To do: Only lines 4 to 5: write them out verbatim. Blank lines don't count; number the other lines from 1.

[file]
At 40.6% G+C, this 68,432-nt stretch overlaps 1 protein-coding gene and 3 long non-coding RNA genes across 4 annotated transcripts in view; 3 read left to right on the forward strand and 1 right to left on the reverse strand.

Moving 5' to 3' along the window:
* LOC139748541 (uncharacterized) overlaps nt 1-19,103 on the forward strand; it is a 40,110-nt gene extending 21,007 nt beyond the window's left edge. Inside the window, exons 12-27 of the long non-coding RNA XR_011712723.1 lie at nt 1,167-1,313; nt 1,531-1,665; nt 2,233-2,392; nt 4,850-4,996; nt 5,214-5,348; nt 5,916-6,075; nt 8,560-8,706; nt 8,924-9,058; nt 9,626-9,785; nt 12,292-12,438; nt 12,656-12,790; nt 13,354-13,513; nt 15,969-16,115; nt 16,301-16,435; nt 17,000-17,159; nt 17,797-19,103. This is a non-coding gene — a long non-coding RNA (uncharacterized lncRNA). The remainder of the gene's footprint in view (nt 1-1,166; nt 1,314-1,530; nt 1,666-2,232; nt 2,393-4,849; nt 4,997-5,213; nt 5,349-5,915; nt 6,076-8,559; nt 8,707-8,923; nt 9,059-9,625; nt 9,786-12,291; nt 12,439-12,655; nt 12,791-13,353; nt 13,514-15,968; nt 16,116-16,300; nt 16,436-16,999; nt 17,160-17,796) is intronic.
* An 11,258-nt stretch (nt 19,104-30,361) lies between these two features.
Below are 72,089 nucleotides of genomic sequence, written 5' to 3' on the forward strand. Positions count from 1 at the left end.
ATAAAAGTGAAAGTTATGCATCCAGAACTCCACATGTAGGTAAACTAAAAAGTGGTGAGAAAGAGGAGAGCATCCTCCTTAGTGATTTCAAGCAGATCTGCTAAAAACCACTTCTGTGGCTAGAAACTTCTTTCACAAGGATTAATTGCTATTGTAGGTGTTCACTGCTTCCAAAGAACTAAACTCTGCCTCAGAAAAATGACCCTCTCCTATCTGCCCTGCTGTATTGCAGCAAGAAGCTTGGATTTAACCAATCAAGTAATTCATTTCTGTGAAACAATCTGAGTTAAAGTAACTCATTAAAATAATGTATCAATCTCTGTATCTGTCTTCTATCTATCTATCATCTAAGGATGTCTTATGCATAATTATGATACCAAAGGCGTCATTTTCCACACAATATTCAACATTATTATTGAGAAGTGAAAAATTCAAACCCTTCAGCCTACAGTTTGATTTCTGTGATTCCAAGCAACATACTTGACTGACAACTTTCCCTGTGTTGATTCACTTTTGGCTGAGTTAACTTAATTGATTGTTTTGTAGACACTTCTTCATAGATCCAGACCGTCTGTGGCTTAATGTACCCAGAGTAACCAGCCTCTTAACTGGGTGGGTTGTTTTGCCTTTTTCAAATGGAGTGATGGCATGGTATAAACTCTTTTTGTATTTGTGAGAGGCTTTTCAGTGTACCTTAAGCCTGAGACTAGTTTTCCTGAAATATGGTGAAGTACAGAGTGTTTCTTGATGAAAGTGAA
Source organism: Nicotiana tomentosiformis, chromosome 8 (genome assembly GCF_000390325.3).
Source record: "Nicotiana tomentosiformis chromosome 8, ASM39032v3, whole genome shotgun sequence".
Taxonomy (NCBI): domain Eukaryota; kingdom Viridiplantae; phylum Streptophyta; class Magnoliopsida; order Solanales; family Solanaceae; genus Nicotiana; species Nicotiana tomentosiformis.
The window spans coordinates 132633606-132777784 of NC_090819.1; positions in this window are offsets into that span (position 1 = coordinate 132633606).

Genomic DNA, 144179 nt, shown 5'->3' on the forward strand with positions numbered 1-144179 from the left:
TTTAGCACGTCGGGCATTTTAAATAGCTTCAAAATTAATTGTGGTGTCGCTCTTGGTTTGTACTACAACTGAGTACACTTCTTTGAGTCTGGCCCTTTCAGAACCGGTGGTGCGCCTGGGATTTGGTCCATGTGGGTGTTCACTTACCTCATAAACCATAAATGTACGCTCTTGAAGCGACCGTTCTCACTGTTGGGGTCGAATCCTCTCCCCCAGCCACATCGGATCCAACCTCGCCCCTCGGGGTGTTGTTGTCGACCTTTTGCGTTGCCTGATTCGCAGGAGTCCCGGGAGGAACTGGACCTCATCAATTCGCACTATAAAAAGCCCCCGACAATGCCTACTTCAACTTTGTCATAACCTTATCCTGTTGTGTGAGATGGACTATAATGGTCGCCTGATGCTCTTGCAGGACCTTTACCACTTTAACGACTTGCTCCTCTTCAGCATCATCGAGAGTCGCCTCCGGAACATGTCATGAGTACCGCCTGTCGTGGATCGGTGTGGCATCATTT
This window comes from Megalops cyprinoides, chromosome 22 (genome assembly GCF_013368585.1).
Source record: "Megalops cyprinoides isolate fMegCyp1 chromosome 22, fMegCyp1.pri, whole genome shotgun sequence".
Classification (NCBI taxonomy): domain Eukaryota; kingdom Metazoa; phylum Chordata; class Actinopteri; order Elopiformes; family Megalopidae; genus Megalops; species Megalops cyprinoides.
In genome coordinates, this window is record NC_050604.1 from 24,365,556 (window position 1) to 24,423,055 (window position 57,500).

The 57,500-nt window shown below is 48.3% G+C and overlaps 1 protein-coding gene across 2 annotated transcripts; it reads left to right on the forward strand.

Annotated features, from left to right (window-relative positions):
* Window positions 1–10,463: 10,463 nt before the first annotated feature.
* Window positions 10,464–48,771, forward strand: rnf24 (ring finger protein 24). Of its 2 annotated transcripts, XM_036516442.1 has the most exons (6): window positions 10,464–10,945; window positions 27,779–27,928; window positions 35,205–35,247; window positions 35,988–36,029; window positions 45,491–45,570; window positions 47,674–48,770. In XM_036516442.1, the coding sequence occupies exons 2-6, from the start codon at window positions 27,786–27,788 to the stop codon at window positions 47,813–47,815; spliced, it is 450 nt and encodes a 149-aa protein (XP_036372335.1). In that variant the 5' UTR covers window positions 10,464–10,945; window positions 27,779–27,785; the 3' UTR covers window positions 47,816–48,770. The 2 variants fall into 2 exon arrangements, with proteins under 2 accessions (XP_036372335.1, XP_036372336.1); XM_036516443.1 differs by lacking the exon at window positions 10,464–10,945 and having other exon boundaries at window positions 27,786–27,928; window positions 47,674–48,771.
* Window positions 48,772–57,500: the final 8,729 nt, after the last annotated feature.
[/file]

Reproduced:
* An 11,258-nt stretch (nt 19,104-30,361) lies between these two features.
Below are 72,089 nucleotides of genomic sequence, written 5' to 3' on the forward strand. Positions count from 1 at the left end.